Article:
The Professional Bowlers Association is making its annual debut Dec. 1 on ESPN. That Sunday at 1 p.m. and most Sunday afternoons through mid-April have events on the network's main channel.
The first seven Sundays through Jan. 12 have 1 p.m. start times, then vary from noon to 4:30 p.m.
Sundays skipped are Super Bowl Sunday, Feb. 2, and a couple NCAA late-season basketball weekends, March 9 and 16.
I didn't get to check which events are live, but I suspect that all but a couple will be taped, the exceptions being majors like the USBC Masters and PBA Tournament of Champions.
The new wrinkle for this season is the experimental use of colored oil conditioner on the lanes for the "animal pattern" events early in the season.
That's the first four weeks of the season for the World Series of Bowling's Cheetah, Viper, Chameleon and Scorpion championships. Sounds like a good tie-in with the World Wildlife Federation, but it's actually just a marketing technique. The animals represent four distinct oiling patterns used on the lanes.
The original idea for oil conditioner, probably going back at least a hundred years, was to protect wood lanes when balls first make contact.
Bowling balls, including the old black rubber ones, would beat up even the hardwoods used in the heads - the first 15 feet or so past the foul line - and I can tell you from actual experience what happens when you don't protect the lanes with lubrication.
I attended Michigan Tech University in the early 1980s, a time when men donned double-breasted pinstripe suits and had handlebar mustaches and women wore hoop skirts and petticoats and carried parasols.
OK, just a small exaggeration. Anyway, the six campus lanes in the basement of the Memorial Union Building were oiled using a squirt gun, and often weren't oiled much on the heads because, I was told at the time, that the prevailing draft in the room would carry some of the oil airborne out of the squirt gun onto the approaches, a real no-no if you've ever stepped on a lane and tracked oil back to area where everyone tries to slide. Let's just say Sticky City.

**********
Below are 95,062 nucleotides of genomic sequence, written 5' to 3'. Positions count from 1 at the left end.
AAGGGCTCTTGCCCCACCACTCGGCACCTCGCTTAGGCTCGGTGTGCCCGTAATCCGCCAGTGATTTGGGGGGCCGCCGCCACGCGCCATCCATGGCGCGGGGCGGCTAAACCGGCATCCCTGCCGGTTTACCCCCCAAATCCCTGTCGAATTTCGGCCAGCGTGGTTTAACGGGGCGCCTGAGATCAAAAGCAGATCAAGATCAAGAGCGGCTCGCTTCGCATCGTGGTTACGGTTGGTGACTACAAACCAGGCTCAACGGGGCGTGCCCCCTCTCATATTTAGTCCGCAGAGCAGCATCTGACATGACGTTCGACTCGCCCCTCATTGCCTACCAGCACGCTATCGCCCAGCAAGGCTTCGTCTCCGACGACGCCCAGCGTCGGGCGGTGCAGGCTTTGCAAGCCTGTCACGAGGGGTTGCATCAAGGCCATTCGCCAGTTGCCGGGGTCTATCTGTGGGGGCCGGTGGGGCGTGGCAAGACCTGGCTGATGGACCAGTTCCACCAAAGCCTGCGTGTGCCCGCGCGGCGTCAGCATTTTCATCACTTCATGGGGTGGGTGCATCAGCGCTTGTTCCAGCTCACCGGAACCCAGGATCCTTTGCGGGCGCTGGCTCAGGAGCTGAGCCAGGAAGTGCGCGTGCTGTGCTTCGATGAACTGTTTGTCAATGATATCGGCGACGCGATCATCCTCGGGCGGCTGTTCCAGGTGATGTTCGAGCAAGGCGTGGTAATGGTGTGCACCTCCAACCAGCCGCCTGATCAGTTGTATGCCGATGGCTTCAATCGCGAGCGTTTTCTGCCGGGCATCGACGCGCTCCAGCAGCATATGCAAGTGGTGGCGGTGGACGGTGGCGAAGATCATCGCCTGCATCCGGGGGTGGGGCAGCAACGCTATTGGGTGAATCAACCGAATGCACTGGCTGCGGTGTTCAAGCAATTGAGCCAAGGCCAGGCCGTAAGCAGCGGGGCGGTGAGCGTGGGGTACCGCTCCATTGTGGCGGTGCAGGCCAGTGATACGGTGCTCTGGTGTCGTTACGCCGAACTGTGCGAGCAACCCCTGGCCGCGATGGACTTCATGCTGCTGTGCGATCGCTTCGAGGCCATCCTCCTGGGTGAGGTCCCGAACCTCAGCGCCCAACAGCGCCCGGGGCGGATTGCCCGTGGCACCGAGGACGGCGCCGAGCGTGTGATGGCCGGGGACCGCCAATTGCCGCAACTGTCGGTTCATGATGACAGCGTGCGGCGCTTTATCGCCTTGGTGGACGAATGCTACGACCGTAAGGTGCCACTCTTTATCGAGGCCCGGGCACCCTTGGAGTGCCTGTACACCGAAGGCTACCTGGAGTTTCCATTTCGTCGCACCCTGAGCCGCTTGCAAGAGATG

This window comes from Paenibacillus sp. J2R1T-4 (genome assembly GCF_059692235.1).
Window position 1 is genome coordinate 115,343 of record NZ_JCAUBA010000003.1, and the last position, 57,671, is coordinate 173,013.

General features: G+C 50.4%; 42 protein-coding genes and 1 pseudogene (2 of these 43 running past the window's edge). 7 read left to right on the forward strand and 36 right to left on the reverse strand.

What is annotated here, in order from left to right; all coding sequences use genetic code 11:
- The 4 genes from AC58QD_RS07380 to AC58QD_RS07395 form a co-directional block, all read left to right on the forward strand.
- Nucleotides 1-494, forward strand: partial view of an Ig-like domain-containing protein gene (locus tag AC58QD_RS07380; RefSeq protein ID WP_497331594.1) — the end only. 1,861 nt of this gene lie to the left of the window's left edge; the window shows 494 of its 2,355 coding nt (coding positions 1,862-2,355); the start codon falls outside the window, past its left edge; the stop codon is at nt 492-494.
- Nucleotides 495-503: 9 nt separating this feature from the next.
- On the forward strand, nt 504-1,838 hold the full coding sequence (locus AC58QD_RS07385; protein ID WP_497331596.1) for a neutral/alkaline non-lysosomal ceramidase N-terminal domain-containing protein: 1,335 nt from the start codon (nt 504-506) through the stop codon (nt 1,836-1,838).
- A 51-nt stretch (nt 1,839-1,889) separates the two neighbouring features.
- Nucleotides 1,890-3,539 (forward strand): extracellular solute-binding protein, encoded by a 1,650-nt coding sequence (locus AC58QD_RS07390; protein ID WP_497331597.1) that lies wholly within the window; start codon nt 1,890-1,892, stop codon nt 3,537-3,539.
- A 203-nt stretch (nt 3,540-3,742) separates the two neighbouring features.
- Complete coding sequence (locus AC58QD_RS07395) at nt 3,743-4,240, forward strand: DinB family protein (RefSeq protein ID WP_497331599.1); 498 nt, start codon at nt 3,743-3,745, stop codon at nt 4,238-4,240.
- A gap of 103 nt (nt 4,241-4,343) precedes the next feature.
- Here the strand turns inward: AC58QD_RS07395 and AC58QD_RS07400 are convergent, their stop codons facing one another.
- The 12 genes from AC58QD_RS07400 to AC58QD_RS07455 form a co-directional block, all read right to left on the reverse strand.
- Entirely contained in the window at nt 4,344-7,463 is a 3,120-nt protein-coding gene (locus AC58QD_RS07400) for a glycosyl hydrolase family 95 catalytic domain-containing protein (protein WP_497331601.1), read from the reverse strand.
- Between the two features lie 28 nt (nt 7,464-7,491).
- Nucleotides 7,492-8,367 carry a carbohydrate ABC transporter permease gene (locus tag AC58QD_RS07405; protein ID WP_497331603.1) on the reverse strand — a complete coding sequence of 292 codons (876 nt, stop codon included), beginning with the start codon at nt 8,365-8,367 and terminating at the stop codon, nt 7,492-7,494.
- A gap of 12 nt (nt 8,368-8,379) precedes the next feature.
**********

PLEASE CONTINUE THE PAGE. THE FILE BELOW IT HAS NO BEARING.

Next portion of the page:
So the often-unprotected MUB lanes had all kinds of burn marks just past the foul line, where balls first hit the lane and skid before getting into a roll.
An even application of oil just for protection has evolved over the years into the general idea of putting the most oil near the foul line and in the middle of the lane, tapering to virtually nothing halfway or three-quarters of the way down the lane and also near the gutters.
This idea has been tweaked and taken to the extreme and is part of what's turned out ever-increasing scores in leagues and some tournaments, known derisively by elite players - like PBA pros - as "adult bumper bowling."
Yes, I've had nights myself where I could almost set the ball down anywhere on the right side of the lane and watch it go in the 1-3 strike pocket. Those nights are few and far between, and you still have to line yourself up correctly on the approach to take advantage.
All of this is to explain the colored oil conditioner the PBA will try out. I saw a so-so-quality photo online showing what looked like a Smurf had rolled around on the lane, adding a fairly distinct blue tinge from just past the foul line out maybe 40 feet everywhere but within a few inches of the gutters.
Apparently, this is just an experiment as they aren't pushing the idea that heavier oil applications will be darker blue, or that streaks can be seen where balls track oil onto the back end of lanes.
Still, it should be interesting to see something that has always been invisible to us in the know and unknown to those who aren't.
Now onto the Mining Journal Bowlers of the Week for Oct. 25-31:
The men had an ultracompetitive race with Wayne Ross of Thursday Fun League at Superior Lanes claiming honors at 175 pins over his 191 average with 748 on games of 234, 246 and 268.
Close behind were Don Beck of the Wednesday SIR Credit Union League at Country Lanes at plus-172 from his 187 average with 733 and a 278 high game, and Dave Stevenson of the Wednesday Industrial at Superior at plus-166 from his 200 average with 766 and a 277 high.
For the ladies, Sandy Hebert shot 124 over her 118 average in the Tuesday T&T Ladies League at Country with 478 on games of 161, 154 and 163.
Runner-up was Tammie Kovarik of the Friday Nite Mixed at Country at plus-108 from her 162 average with 594 and a 206 high, then Liddia Wells of the Monday Northern Michigan University Class at Superior with plus-89 from her 92 average with 365 and a 145 high.